Descendants - Making of - Binary Alchemy

Binary Alchemy
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Descendants - Making of


Descendants is an animation short I worked at as Shading/Pipeline TD.
Although it aged a bit, there are still some tips and tricks you can use for your latest projects.

"Descendants" is a 14 minute animated short about the wish of attaining  the unattainable and about the fact that something good can evolve from  something evil.
The two main characters are flowers (voiced by Whoopi Goldberg and  Christy Scott Cashman)  who grow on the edge of a clearing next to one  another.
One is old and jaded by a mysterious history - the other one still  young, vivid and curious. Destiny has brought these two together and it  seems as if they would exist  without  possibility for change, until one  day a visitor to the clearing brings something unexpected to their  lives.
This short film started as a diploma project by Heiko van der Scherm and  Holger Schoenberger at the Institute of Animation (part of the  Filmakademie Baden-W├╝rttemberg).

Preproduction, Story & Design:
In 2005 Heiko van der Scherm started working on the script. He invested  months in the story structure, how to combine the many aspects of the  story, how the multiple setups and payoffs could work.
If you like, you can read a whole article about the story development on his website "Thoughts of the director"
Heiko also worked as Production Designer along with Christian von Bock  during that time. With the first drawings of the characters, Heiko  started to model. But while he translated the 2D drawings into 3D  models, he realized a problem: The impression of the personality of the  character to the viewer was not kept. So he invested a lot of time  evolving the final shape/look of the the characters directly in 3D  trying to keep the nature/personality of the 2D drawings.

Holger Schoenberger, himself being responsible for all technical  aspects, began shading in a staged scene. At the time of the Diploma  they had the whole preproduction, script, animatic, models and  renderings finished.

Let's get started with the production:
Holger and Heiko were confident about the story's potential, but during  preproduction they were also aware of the many challenges that lay  ahead;  Eighty percent of the film was to be shot in the same location,  with most of the story being driven by dialogue between two stationary  main characters - a scenario typically avoided at all cost  and  scornfully referred to as "talking heads". And to make things more  challenging still, they were extremely complex heads, talking in an  extremely complex set.
Despite all of this, Heiko and Holger still managed to persuade the  Institute of their short's potential and received the board's admission  to continue the project.
Once green-lit, they started approaching future team members with all challenges in mind.
Heiko asked Bernhard Haux to join the team for the main character  rigging - while soon after he found two animators who would be ideal for  the subtle animation the short required: Goro Fujita (supervising  animator) and Felix Graf. At that time they had just graduated from  German Film School with their diploma topics being "Lip-Sync Animation"  and "Believable Eye Animation".
One important aspect of the team was how the power of decision was  handled. Usally in animation shorts you have one director who decides  everything or you have multiple directors, who have to come to an  agreement.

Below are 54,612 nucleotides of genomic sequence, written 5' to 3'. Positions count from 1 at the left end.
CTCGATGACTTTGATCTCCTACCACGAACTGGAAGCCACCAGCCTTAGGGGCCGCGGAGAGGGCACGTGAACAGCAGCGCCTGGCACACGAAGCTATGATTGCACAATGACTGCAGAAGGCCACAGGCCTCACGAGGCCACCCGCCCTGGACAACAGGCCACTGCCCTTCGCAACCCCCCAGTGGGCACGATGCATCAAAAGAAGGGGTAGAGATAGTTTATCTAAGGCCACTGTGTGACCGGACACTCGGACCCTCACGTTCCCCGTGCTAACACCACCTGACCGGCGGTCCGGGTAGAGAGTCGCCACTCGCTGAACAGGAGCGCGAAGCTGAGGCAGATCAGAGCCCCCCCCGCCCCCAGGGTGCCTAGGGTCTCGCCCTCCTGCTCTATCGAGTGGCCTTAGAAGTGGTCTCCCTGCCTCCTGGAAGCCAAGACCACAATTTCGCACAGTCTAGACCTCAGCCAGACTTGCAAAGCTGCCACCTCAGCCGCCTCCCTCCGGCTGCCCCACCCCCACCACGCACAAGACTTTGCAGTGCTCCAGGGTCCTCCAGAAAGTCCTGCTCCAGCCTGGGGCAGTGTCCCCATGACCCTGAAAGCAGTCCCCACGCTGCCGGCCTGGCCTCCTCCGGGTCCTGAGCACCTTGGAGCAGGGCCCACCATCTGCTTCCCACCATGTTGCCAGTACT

In this production different production parts have been split across the  team members, the decision was handled by the person who is specialized  in it.
For example Goro as animation supervisor had to get approval for the  play of the characters from the director Heiko, same as a actor has to  get approval for his play from an director. But the animation itself,  how the animation was done was more his decision. So if Heiko animated  for example some Insects, he was "degraded" to a simple animator who has  to get approval from the animation supervisor Goro. Same for the look  of the short. Although Heiko took a large part in developing the mood  boards, colors and look of the short during preproduction, the final  decision on shading and look was then Holgers department.
From Heikos article "Thoughts of the director":  "Don't try to tell the animators how to animate. Start over and try to  explain again the feeling of the scene, the goals and the mood, give  easy examples, and stay away from comments about the animation timing,"
(Ok, this sometimes produced some struggles if e.g. the director likes  his animation, how the play is seen by the viewer, but the animation  supervisor rejects it because the animation lacks naturality of  movement.)

 Because of the small team size and the project's distinct challenges,  they needed to come up with a row of clever technical solutions.
Usually student films at the Institute use an Excel document to organize  the shot list but Holger had more in mind. Because the film had a very  tough deadline, he did not only require a table tracking shot length,  the person working on it and the approval status, he also wanted to be  able to automate a lot of tasks, such as creating compositings, starting  renders and executing scripts in multiple scenes.
As a result of these requirements, the 'ShotManager' was born - first  planed to be open for any kind of project, but then customized for this  project only.
Since the whole film takes place at the edge of a clearing of a dark  forest, the set had a fixed size. Splitting the set into about 6  multiple reference models has made it possible to set the scene layering  inside of the scene manger (enable/disable what's required)